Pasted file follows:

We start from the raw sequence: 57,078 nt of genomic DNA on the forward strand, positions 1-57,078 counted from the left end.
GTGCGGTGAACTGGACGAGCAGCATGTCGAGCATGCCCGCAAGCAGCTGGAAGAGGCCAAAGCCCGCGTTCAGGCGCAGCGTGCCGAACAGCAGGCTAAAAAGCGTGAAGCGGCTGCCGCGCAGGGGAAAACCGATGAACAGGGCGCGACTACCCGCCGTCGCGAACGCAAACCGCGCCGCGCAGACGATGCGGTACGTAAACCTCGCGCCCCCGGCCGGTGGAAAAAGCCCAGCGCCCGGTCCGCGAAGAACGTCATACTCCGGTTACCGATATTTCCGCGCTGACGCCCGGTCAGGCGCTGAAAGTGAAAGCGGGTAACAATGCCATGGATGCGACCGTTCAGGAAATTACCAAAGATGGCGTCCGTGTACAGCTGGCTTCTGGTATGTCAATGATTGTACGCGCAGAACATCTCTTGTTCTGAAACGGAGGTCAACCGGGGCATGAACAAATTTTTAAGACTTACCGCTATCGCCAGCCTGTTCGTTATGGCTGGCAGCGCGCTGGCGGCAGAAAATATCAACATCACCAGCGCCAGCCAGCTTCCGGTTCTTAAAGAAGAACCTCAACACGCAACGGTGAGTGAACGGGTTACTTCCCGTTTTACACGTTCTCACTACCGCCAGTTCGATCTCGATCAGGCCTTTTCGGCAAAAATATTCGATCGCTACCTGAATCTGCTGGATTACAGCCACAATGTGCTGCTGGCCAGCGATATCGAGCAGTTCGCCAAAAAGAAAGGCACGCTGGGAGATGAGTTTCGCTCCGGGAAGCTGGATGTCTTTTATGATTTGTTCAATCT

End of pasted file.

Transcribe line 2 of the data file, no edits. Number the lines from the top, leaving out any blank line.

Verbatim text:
GTGCGGTGAACTGGACGAGCAGCATGTCGAGCATGCCCGCAAGCAGCTGGAAGAGGCCAAAGCCCGCGTTCAGGCGCAGCGTGCCGAACAGCAGGCTAAAAAGCGTGAAGCGGCTGCCGCGCAGGGGAAAACCGATGAACAGGGCGCGACTACCCGCCGTCGCGAACGCAAACCGCGCCGCGCAGACGATGCGGTACGTAAACCTCGCGCCCCCGGCCGGTGGAAAAAGCCCAGCGCCCGGTCCGCGAAGAACGTCATACTCCGGTTACCGATATTTCCGCGCTGACGCCCGGTCAGGCGCTGAAAGTGAAAGCGGGTAACAATGCCATGGATGCGACCGTTCAGGAAATTACCAAAGATGGCGTCCGTGTACAGCTGGCTTCTGGTATGTCAATGATTGTACGCGCAGAACATCTCTTGTTCTGAAACGGAGGTCAACCGGGGCATGAACAAATTTTTAAGACTTACCGCTATCGCCAGCCTGTTCGTTATGGCTGGCAGCGCGCTGGCGGCAGAAAATATCAACATCACCAGCGCCAGCCAGCTTCCGGTTCTTAAAGAAGAACCTCAACACGCAACGGTGAGTGAACGGGTTACTTCCCGTTTTACACGTTCTCACTACCGCCAGTTCGATCTCGATCAGGCCTTTTCGGCAAAAATATTCGATCGCTACCTGAATCTGCTGGATTACAGCCACAATGTGCTGCTGGCCAGCGATATCGAGCAGTTCGCCAAAAAGAAAGGCACGCTGGGAGATGAGTTTCGCTCCGGGAAGCTGGATGTCTTTTATGATTTGTTCAATCT